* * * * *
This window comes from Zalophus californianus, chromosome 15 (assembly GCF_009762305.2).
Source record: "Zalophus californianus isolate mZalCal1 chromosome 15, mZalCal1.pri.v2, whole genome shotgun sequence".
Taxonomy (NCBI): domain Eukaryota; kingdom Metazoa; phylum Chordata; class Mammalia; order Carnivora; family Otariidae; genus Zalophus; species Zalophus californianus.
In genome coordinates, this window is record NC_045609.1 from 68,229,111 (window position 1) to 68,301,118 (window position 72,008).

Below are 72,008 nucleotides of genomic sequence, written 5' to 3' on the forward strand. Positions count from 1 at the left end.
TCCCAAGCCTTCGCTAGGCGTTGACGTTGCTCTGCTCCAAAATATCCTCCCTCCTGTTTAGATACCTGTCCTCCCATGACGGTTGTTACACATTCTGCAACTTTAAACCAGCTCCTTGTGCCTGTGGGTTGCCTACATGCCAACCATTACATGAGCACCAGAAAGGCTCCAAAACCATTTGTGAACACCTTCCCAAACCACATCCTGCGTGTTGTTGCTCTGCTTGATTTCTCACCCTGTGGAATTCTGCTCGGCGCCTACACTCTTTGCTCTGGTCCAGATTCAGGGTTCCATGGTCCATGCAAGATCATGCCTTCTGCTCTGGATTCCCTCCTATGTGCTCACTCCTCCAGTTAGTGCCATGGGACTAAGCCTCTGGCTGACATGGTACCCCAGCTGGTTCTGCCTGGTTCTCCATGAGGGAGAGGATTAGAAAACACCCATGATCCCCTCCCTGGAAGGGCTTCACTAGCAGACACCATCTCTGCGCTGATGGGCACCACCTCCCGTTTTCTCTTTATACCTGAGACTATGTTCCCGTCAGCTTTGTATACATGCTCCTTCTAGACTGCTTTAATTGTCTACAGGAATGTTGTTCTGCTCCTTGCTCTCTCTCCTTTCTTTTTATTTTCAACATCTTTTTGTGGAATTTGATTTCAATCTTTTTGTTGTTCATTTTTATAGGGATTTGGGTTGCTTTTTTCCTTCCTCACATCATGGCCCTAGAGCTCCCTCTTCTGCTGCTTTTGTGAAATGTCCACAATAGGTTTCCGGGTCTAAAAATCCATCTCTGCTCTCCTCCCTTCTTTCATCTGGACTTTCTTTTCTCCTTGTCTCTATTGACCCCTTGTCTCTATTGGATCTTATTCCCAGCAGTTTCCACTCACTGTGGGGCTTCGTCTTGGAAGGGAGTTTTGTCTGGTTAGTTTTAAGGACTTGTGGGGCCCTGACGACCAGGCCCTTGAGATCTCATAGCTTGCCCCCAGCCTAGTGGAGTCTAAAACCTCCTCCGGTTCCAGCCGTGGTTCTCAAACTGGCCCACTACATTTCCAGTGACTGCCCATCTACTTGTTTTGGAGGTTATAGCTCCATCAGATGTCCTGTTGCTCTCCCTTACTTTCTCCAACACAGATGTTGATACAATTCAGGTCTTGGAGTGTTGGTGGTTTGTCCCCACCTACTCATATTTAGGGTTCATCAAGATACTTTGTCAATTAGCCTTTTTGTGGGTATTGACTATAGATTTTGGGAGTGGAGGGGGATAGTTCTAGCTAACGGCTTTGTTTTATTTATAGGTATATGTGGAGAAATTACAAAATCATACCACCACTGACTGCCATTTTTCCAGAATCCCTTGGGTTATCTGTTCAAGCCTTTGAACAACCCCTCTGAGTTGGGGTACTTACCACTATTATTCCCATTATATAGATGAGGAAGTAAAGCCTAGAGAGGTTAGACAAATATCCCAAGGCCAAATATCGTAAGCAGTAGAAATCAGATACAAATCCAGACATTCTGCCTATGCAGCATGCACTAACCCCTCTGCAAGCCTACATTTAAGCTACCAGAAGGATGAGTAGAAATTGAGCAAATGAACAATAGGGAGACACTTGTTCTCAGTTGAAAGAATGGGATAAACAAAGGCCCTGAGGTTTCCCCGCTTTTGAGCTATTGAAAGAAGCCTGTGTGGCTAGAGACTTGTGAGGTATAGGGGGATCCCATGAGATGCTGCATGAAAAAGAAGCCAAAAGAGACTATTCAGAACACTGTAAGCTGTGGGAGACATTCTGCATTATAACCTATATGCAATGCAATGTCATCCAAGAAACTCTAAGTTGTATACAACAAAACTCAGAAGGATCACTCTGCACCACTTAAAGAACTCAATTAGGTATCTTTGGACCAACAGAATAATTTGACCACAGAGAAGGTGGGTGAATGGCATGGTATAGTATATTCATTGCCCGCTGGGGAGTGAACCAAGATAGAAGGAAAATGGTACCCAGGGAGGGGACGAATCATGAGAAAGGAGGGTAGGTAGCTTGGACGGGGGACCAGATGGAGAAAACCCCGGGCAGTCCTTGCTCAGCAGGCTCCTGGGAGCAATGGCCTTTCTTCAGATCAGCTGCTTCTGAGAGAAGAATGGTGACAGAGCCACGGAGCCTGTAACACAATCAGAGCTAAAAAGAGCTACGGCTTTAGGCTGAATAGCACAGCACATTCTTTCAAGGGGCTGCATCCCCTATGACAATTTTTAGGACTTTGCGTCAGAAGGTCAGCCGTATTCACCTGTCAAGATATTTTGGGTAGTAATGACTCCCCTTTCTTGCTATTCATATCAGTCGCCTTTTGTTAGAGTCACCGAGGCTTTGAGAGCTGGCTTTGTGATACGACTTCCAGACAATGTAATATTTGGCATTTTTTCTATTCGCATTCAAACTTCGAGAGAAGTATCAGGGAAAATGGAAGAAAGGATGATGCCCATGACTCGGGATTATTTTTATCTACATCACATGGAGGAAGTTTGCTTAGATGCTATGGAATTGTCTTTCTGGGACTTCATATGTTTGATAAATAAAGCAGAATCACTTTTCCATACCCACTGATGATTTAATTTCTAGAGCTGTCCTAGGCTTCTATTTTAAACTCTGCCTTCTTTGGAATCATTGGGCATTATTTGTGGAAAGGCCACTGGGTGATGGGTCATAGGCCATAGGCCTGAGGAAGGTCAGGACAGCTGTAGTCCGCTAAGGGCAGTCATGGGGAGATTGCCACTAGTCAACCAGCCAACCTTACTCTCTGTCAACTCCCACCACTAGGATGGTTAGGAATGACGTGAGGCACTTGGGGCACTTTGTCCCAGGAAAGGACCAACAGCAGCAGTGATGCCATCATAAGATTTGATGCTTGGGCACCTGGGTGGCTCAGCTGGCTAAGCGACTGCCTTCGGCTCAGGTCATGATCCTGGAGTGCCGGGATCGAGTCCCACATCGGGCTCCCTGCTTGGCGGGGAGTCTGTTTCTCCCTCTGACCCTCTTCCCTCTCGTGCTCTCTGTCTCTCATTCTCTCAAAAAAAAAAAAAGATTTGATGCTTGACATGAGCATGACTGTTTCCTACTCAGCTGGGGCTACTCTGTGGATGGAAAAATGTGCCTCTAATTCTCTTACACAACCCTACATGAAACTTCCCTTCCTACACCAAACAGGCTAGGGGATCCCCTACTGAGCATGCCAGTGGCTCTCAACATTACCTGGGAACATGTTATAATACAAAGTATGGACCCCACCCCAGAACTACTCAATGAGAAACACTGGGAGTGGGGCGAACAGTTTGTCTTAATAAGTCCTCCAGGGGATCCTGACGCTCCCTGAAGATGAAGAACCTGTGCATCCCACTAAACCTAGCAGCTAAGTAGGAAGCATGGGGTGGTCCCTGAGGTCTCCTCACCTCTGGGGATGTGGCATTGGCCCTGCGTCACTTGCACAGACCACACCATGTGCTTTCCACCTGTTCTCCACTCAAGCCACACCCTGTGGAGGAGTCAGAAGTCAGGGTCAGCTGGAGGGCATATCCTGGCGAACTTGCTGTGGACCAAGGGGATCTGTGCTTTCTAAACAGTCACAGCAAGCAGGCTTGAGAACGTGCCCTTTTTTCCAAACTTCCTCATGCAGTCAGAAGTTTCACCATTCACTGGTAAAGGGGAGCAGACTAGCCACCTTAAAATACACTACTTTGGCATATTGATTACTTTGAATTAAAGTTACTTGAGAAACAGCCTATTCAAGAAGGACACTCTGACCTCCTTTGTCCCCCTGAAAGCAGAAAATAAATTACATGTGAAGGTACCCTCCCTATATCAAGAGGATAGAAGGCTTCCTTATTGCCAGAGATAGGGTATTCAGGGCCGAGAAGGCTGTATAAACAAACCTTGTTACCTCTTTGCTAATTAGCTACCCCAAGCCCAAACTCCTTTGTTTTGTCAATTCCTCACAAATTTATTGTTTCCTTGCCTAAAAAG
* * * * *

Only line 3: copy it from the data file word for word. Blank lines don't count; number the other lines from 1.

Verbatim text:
Taxonomy (NCBI): domain Eukaryota; kingdom Metazoa; phylum Chordata; class Mammalia; order Carnivora; family Otariidae; genus Zalophus; species Zalophus californianus.